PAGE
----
Peg, at Square Peg in a Round Hole, tagged me for this exercise. It sounded like fun so I decided to play along. It prompts you to tag 5 other people but I’m going to do a broad sweep and encourage all and any of you to play! (I’m all communist that way!) It was perfect for me since I was suffering a bit of blogger’s block. Even if you’re not suffering blogger’s block you can play and then store the post to use later. Perfect for an easy-peasy post sitting in your stockpiles.
Here are the rules:
- Go to your first photo file and pick the 10th photo in it.
- Tell the story behind the photo.
- Tag 5 other people to do likewise (or everyone because you’re an equal-opportunity blogger like me!)
Now, on with the show!
I am a true American mutt. I am Irish, Scottish, German and Polish. Our families immigrated to America between the mid 1800’s and World War II. All were escaping poverty. All were seeking opportunity.
I know very little about my history. All of my grandparents have passed. My parents and aunts and uncles have little interest in our family tree. But my second cousin, who sent me this picture, is very interested. She has been collecting information and searching for new leads. I’ll be interested in what she finds.
The above picture is from a part of my German side. I say part because I have some family that came in early 1900 and some who escaped during WWII. These are my great-great grandparents. Entrepeneurs. Strong work ethic. Amazing role models for my grandfather who became quite successful in business. Once they arrived here to America, they never worried about money again.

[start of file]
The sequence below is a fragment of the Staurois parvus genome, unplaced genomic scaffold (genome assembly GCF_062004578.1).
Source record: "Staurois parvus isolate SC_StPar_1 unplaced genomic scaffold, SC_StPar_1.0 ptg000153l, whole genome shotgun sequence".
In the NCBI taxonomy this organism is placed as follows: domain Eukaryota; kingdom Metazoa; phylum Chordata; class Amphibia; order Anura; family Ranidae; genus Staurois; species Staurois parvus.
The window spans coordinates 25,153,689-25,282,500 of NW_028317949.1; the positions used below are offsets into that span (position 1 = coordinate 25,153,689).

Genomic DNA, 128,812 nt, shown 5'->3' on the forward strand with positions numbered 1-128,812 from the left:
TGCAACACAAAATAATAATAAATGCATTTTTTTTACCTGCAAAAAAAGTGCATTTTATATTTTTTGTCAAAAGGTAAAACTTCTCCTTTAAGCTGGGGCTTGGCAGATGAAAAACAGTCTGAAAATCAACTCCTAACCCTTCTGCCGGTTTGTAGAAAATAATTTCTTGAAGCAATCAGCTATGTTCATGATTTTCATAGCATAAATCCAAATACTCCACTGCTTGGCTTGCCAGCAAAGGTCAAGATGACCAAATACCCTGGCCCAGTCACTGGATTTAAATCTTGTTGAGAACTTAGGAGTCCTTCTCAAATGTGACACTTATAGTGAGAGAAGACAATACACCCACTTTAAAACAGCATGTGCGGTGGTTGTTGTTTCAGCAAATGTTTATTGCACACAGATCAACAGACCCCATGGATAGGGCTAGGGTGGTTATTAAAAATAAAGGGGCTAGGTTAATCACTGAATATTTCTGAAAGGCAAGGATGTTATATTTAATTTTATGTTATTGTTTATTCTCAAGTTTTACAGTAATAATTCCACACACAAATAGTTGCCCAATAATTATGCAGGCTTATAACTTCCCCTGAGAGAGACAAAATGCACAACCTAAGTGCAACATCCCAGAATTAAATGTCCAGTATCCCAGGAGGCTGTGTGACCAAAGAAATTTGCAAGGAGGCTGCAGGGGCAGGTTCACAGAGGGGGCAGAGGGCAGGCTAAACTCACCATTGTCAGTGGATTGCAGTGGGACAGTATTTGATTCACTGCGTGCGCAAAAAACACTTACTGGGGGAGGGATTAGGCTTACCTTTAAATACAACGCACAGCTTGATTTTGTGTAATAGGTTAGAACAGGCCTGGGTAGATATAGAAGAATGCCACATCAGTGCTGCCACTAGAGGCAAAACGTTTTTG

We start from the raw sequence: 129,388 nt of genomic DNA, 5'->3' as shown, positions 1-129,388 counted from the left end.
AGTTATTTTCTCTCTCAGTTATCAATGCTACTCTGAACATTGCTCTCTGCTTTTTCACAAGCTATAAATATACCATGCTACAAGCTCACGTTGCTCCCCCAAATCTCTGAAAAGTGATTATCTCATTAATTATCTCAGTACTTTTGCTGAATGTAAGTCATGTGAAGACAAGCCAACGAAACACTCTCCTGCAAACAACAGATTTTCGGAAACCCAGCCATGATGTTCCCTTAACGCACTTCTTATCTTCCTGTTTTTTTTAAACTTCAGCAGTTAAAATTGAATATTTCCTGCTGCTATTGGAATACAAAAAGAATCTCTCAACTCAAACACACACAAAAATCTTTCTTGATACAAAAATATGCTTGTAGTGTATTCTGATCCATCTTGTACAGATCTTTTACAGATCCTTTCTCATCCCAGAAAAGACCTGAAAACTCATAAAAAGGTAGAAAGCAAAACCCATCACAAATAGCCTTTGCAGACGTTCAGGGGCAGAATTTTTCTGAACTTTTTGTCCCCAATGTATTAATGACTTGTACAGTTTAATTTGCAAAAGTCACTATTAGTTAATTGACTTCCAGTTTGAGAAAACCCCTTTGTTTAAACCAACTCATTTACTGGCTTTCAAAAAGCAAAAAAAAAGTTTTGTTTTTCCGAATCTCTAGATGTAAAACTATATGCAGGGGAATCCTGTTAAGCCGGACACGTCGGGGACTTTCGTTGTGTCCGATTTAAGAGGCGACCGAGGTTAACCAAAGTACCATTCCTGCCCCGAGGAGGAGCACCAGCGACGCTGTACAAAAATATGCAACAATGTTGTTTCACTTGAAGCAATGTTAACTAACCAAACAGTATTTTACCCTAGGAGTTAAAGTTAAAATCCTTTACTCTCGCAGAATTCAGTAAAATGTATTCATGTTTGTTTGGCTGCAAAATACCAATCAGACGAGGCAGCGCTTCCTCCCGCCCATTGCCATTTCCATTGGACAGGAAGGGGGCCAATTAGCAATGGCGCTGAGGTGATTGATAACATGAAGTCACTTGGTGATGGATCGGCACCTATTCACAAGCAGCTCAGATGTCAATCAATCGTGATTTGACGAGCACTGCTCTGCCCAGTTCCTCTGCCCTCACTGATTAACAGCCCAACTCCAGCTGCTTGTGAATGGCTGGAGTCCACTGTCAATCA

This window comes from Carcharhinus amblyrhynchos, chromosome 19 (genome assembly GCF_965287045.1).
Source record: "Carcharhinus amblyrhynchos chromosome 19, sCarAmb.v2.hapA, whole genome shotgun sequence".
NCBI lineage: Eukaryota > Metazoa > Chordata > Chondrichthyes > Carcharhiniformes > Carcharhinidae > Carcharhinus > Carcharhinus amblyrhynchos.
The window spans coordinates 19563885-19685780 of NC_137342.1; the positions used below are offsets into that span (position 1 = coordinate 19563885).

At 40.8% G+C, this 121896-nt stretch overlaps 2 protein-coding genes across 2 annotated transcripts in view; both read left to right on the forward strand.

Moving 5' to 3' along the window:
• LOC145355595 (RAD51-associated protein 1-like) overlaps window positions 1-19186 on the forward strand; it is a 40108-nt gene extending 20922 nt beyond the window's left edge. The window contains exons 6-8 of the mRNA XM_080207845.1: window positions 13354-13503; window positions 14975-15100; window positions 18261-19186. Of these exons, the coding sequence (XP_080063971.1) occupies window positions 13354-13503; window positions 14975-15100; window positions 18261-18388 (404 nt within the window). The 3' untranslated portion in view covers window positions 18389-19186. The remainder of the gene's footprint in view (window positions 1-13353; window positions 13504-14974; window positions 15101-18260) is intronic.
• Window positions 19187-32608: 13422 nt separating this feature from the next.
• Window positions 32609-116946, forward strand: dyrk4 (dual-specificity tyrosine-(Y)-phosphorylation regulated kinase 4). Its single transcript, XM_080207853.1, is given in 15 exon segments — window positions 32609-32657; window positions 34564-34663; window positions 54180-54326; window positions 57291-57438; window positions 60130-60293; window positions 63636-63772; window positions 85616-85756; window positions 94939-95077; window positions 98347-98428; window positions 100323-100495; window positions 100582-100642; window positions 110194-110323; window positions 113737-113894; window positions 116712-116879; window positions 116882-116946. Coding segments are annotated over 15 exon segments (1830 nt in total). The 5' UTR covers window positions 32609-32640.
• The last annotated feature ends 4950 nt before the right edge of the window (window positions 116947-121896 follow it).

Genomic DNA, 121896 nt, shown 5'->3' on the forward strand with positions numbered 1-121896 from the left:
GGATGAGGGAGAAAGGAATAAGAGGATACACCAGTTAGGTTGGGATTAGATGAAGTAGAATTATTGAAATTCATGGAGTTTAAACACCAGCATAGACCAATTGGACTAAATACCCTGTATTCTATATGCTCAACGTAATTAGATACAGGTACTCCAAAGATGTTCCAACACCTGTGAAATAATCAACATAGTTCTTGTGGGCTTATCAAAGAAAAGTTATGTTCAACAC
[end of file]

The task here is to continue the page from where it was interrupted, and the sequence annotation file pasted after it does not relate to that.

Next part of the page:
My mother brings the Polish side of my family. Fun-loving. Silly. Family oriented. Funny. I remember family gatherings where aunts and uncles would sit around and tell, of all things, Polish jokes – and crack themselves up at the absurdity. My grandfather would enter a contest in the local paper. A cartoon would be shown and contestants were asked to enter a caption. He won so often they limited his winnings to once a month.
One of my favorite stories on my Scottish side was of my great-great-grandfather. When asked the spelling of his name at Ellis Island he switched it to the Irish spelling because he was angry at the Scottish government. I loved that story and likened my rebellious spirit and political activism to his. Alas, that story was merely a myth. My great-aunt set the record straight at a family reunion. When my newly married great-great grandfather and grandmother arrived they were asked their name. The officer wrote it down with the Irish spelling. To honor my great-great-grandmother (she was Irish), my great-great-grandfather let the switched and omitted letters slide. “Awwww, how romantic, ” we all sighed. So, I’ll liken my feminist spirit to that of his, instead.
I wish I had appreciated the many family gatherings and story telling sessions when I was younger when many of these relatives were still alive. I long to ask questions of how we came here to the United States and how we thrived. There seems to be a generation of disconnect between my grandparents and me and my cousins. I’m thankful my cousin is stirring the pot. The smells from the kitchen have piqued my interest. I’ll let you know what I find.